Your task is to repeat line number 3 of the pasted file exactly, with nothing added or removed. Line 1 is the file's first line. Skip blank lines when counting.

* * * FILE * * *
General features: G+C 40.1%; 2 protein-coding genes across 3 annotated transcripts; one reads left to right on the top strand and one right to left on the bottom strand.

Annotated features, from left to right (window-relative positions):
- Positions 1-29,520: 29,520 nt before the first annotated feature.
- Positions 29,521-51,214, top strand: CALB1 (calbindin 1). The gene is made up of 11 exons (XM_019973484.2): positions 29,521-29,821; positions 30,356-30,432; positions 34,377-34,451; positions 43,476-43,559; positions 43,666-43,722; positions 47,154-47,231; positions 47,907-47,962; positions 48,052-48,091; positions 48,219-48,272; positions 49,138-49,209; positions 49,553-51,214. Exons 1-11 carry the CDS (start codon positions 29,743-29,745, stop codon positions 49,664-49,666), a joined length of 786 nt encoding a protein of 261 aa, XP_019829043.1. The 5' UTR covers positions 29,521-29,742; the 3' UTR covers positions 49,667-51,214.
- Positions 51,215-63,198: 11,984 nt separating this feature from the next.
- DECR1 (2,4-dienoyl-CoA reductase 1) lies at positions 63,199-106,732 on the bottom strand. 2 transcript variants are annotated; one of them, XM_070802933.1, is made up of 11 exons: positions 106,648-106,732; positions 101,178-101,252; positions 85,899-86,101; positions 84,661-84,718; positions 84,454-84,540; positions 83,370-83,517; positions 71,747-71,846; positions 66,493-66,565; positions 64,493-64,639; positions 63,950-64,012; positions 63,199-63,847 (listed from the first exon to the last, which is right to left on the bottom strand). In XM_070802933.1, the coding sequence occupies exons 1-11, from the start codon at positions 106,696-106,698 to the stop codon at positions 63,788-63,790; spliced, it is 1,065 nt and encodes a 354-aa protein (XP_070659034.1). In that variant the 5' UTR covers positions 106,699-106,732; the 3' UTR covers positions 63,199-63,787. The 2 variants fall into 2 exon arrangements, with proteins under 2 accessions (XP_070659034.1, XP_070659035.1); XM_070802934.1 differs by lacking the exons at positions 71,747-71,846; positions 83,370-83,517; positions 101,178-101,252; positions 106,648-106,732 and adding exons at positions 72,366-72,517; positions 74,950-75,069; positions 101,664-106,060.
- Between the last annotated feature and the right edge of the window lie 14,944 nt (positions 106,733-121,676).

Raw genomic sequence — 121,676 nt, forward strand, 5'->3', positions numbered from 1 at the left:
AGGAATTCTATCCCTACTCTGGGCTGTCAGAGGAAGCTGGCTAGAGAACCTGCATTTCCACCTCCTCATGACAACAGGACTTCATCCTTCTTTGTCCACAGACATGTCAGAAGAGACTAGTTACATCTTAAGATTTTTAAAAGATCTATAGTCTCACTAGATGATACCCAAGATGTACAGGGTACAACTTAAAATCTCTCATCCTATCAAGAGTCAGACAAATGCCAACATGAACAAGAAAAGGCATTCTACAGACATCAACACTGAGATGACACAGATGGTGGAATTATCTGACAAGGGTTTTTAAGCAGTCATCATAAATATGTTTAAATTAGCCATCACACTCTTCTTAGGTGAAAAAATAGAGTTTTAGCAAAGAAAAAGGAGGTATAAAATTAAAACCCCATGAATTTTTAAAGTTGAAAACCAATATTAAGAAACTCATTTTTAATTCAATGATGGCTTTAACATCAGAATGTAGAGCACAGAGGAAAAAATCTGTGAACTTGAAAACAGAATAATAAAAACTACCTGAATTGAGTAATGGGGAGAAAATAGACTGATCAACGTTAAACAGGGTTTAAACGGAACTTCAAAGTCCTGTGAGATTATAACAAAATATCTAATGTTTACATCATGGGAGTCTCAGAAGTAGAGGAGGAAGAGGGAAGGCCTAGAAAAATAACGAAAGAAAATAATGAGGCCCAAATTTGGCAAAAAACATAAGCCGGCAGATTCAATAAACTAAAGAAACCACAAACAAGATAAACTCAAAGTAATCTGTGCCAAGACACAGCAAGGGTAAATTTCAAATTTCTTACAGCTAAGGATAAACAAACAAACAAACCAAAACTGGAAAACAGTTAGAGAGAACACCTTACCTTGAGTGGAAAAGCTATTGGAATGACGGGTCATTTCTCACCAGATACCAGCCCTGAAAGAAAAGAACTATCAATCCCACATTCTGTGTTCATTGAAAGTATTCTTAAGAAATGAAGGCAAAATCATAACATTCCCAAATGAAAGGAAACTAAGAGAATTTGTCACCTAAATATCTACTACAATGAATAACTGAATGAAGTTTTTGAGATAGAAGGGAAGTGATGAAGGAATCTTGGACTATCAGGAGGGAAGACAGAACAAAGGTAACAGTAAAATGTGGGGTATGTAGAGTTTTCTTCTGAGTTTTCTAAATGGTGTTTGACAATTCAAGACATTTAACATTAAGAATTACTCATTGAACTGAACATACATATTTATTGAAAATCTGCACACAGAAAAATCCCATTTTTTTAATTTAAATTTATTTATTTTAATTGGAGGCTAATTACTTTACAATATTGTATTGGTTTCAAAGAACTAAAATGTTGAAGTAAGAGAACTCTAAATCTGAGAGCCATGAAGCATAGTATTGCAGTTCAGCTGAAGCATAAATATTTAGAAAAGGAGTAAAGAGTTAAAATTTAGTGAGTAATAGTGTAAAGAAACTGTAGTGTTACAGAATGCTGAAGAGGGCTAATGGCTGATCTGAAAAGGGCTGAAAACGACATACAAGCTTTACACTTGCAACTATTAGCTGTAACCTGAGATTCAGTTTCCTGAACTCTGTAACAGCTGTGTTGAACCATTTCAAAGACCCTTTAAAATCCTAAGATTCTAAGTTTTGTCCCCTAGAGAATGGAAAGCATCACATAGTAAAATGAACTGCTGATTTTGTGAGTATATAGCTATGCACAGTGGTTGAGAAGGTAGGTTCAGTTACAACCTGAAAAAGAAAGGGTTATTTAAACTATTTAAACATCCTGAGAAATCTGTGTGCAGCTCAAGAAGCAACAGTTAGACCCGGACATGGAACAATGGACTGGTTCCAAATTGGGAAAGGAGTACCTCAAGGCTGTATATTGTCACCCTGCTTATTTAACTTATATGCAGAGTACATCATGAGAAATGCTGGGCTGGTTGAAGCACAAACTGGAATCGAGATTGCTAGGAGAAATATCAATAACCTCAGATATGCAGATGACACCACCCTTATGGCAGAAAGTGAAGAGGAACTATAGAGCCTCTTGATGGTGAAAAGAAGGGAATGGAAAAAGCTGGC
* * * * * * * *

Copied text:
- Positions 1-29,520: 29,520 nt before the first annotated feature.